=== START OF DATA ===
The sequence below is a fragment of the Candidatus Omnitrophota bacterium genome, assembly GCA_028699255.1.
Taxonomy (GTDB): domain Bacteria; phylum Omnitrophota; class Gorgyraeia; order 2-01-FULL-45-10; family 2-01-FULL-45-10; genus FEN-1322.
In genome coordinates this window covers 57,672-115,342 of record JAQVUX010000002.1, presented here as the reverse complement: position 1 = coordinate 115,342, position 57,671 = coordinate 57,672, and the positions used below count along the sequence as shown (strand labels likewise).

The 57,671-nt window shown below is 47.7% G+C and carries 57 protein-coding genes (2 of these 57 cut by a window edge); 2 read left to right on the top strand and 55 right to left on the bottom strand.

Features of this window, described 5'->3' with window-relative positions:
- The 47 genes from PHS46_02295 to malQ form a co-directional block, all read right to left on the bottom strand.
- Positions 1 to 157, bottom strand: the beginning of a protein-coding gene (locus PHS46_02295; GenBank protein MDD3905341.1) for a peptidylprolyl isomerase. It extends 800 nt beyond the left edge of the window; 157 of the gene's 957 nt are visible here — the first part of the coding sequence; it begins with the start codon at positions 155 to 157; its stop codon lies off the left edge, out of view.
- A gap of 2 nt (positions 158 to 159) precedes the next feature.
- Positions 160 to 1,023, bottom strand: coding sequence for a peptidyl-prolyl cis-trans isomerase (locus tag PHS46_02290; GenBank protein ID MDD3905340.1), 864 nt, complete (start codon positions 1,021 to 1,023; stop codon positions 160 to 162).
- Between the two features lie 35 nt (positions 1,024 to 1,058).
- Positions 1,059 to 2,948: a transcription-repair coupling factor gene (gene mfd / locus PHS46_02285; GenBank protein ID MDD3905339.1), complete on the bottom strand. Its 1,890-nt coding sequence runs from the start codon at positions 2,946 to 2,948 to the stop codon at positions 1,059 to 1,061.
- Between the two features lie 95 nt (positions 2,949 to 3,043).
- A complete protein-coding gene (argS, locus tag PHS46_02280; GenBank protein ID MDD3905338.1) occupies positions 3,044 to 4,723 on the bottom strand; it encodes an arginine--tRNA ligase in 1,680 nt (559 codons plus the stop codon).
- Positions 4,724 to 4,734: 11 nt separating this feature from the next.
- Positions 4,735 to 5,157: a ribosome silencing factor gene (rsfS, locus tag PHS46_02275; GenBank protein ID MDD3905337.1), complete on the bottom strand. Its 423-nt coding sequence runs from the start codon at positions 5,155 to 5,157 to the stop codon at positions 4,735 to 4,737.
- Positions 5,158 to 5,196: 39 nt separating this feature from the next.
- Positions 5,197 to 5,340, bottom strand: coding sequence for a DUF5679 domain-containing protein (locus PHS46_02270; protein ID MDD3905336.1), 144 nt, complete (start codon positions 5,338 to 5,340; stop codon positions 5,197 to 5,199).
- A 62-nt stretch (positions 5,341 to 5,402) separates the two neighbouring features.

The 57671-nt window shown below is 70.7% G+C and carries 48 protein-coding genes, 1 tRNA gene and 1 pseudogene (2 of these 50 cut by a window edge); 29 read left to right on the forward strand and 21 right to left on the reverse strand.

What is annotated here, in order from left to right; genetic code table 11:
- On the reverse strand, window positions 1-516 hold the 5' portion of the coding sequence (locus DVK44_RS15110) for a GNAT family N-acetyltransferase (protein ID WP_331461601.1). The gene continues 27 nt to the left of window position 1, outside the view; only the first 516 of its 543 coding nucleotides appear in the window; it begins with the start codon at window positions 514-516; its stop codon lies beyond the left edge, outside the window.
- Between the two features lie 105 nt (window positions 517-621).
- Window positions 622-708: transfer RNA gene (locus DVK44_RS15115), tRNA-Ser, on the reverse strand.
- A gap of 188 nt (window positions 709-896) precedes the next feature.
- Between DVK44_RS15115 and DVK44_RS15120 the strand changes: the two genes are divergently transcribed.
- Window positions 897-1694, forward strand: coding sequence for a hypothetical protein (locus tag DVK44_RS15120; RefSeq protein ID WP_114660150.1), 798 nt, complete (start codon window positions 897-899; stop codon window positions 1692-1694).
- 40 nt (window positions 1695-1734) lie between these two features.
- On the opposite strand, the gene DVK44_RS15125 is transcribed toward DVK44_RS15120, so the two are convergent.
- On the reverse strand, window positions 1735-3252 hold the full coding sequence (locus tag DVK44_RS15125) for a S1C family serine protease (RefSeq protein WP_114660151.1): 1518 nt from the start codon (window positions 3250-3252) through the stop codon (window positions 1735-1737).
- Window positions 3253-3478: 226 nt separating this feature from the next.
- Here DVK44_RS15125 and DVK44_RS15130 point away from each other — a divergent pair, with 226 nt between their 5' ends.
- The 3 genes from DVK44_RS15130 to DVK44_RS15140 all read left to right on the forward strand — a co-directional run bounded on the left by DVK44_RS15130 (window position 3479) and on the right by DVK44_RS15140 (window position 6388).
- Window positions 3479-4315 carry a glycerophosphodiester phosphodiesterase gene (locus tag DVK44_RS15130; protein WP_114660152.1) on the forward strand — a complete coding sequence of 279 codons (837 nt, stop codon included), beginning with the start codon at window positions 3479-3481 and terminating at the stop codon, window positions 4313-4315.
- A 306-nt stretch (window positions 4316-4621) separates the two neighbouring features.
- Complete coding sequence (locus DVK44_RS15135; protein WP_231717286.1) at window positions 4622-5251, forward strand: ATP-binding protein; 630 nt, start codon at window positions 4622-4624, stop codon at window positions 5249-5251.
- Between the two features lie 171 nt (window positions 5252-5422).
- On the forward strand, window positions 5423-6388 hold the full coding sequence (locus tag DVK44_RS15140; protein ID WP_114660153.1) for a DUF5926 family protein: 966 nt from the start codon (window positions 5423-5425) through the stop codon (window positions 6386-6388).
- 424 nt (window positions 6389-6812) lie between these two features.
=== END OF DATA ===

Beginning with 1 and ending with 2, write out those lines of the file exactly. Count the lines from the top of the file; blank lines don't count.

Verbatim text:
The sequence below is a fragment of the Candidatus Omnitrophota bacterium genome, assembly GCA_028699255.1.
Taxonomy (GTDB): domain Bacteria; phylum Omnitrophota; class Gorgyraeia; order 2-01-FULL-45-10; family 2-01-FULL-45-10; genus FEN-1322.